When DJI’s pro-grade camera – the Zenmuse X7 – becomes available globally this November it’s sure to take the professional aerial cinematography scene by storm. Capable of capturing 6K RAW video (in CinemaDNG format) via four interchangeable prime lenses, and designed to work with the Inspire 2 drone. What it effectively does is lower the costs of traditional professional filming rigs – making the capture of cinema-quality aerial footage more accessible to drone flyers than ever before.

When it comes to pushing the limits of drone videography, DJI are the undisputed world leaders. That said, until now no integrated drone camera could match the quality, or capture the same challenging shots, as the heavy-duty, 40 kg-plus set-ups preferred by the film industry. But with the advent of DJI’s new Zenmuse X7 Super 35 digital film format camera, designed to work seamlessly with their Inspire 2 drone, all this has changed. Now professional filmakers can achieve the same results – but with a package that weighs around just 4 kg, and at a significantly lower cost than was ever previously possible.

“The Zenmuse X7 offers everything professional content creators need to make their aerial footage as stunning and vivid as they demand,” explains Paul Pan, Senior Product Manager at DJI. “From the large Super 35 sensor to a new mount, lenses, and colour system, the Zenmuse X7 gives cinematographers and professional photographers an unmatched set of tools that work seamlessly with the DJI Inspire 2 drone to capture high-quality footage that is easily integrated into projects shot with industry-leading handheld cameras.”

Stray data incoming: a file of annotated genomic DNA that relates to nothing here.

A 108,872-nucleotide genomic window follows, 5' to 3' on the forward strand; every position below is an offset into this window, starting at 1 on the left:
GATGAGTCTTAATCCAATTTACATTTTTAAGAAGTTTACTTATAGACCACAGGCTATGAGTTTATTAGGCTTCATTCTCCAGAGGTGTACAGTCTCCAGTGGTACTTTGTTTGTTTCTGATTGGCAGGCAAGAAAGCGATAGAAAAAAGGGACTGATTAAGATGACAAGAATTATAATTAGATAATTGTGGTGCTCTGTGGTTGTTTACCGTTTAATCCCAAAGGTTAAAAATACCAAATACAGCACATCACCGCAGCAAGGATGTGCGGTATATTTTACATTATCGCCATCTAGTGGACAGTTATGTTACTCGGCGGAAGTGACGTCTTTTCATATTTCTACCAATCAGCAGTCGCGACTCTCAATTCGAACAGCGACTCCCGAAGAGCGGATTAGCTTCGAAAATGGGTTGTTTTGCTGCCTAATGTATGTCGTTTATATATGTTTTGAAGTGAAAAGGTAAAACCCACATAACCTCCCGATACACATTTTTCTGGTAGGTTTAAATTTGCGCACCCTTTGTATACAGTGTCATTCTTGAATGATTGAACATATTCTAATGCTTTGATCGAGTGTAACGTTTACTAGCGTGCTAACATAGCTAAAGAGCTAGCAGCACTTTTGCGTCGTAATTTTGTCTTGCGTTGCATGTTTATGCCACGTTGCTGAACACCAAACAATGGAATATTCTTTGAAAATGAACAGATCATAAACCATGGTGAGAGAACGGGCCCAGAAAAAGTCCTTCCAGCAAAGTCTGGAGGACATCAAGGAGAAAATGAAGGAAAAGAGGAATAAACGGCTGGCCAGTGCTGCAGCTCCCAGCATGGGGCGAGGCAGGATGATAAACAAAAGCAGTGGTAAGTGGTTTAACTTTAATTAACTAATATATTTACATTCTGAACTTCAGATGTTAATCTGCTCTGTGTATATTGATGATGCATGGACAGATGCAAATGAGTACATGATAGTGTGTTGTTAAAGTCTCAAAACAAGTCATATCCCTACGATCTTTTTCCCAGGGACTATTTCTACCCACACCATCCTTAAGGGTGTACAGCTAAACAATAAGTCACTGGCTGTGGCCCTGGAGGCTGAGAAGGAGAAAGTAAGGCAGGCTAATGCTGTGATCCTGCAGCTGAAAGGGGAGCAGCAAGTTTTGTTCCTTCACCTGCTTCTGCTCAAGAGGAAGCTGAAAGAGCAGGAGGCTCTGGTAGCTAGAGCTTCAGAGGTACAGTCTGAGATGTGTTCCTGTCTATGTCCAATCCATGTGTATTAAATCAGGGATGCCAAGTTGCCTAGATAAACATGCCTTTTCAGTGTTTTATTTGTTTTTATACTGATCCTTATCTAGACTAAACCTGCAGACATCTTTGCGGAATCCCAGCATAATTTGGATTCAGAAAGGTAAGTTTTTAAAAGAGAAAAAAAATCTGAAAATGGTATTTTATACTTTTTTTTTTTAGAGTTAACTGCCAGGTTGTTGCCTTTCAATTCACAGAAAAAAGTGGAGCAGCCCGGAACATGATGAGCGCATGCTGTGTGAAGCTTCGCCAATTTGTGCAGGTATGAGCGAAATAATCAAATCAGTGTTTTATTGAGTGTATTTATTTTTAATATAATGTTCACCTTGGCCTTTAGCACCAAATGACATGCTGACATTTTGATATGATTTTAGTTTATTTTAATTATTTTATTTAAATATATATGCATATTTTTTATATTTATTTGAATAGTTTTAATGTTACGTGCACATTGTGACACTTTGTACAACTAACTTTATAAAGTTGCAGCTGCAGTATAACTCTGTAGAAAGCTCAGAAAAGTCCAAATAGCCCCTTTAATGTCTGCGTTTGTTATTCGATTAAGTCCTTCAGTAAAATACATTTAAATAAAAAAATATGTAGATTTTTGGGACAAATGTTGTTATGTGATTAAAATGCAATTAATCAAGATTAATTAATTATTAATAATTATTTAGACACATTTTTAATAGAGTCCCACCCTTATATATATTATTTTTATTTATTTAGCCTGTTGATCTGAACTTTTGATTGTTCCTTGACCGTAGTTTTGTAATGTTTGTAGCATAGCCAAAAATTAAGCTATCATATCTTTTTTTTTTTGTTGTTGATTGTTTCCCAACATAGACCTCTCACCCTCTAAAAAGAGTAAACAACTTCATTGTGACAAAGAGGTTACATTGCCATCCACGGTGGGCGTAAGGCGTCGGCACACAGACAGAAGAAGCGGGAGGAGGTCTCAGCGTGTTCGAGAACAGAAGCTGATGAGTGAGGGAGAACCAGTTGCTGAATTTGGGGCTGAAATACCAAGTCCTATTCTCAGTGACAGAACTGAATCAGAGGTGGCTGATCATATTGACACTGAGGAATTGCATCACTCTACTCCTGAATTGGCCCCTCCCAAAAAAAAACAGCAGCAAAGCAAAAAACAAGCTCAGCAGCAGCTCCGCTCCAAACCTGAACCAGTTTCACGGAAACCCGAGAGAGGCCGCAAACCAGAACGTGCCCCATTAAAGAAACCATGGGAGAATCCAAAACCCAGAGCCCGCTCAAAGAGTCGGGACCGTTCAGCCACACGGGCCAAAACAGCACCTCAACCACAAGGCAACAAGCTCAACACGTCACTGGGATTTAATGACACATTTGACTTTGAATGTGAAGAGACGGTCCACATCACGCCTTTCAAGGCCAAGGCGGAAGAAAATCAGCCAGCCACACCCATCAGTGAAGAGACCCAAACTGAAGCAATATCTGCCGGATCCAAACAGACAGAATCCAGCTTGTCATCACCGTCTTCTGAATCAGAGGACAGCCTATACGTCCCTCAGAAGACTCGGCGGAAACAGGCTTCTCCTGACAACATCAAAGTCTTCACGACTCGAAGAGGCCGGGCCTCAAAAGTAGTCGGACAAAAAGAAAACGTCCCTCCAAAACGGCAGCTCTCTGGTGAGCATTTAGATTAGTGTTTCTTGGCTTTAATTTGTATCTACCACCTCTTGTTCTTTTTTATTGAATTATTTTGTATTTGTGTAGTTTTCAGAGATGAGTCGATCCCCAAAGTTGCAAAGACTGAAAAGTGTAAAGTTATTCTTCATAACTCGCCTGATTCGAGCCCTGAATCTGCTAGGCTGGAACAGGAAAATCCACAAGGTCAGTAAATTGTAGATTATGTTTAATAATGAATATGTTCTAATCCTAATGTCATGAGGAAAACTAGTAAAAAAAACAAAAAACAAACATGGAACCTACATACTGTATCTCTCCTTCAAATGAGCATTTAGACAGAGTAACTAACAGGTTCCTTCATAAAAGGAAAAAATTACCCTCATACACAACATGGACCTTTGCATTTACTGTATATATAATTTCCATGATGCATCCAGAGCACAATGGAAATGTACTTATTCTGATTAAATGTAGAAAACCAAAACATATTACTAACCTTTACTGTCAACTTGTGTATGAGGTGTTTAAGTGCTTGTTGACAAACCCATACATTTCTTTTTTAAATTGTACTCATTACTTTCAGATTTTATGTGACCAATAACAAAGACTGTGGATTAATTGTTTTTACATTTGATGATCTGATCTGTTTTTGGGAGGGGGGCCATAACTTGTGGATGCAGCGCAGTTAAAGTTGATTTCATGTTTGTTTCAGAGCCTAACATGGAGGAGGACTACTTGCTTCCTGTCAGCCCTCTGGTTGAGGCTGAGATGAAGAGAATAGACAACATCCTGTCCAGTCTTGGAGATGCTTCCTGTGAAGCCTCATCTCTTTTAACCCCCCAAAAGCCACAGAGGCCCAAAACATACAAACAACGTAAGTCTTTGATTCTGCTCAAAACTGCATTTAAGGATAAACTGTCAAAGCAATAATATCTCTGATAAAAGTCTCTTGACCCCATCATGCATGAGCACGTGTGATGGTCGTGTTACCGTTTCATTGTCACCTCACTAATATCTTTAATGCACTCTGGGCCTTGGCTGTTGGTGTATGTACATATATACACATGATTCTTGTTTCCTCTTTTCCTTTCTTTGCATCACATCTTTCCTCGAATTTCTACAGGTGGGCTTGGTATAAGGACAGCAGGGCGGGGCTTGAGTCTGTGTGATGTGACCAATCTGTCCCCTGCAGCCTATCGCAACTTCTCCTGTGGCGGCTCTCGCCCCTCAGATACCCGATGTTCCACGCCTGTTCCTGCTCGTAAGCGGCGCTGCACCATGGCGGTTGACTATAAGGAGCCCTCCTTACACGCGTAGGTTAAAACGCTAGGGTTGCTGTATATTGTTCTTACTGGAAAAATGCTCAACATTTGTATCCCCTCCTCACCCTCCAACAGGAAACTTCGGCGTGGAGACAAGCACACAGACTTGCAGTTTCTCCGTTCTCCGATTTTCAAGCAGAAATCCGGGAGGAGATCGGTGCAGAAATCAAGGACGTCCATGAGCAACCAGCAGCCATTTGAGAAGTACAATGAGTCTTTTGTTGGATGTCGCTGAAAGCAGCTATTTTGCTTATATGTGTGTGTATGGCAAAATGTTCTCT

When hooked up to DJI’s Inspire 2 drone, the company’s new Zenmuse X7 Super 35 digital film format camera gives professional filmakers and photographers all the high-end shooting features they need.

Features that make the Zenmuse X7 such a winner
DJI put a lot of effort into making sure the Zenmuse X7 meets the rigorous requirements of serious filmakers and TV production professionals. First up, its large 23.5 x 15.7 mm sensor features a wide dynamic range of 14 stops, giving it the ability to film more detail in low-light conditions. Just as importantly, it also captures low-noise images. The end result: Details in both highlight and dark areas are preserved, which enhances grading flexibility no end come post-production time.

On the image quality front, it boasts the highest resolution ever found on an integrated drone camera. It’s capable of shooting 6K CinemaDNG RAW or 5.2K Apple ProRes at up to 30 FPS, as well as 3.9K CinemaDNG RAW or 2.7K ProRes at up to 59.94 FPS. This is significant, as it means captured footage can be integrated seamlessly into industry-standard post-production workflows. And, as it can shoot 24-megapixel RAW photos (the highest MP count on a drone camera to date) in continuous 20 fps bursts, it’s a star performer in the stills department too.

Featuring a propriety DL-Mount, the Zenmuse X7 can be kitted out with any four interchangeable prime lenses. Options include 16 mm, 24 mm, 35 mm and 50 mm. All have apertures of f/2.8, boast quality optics and are built out of carbon fibre to keep weight down.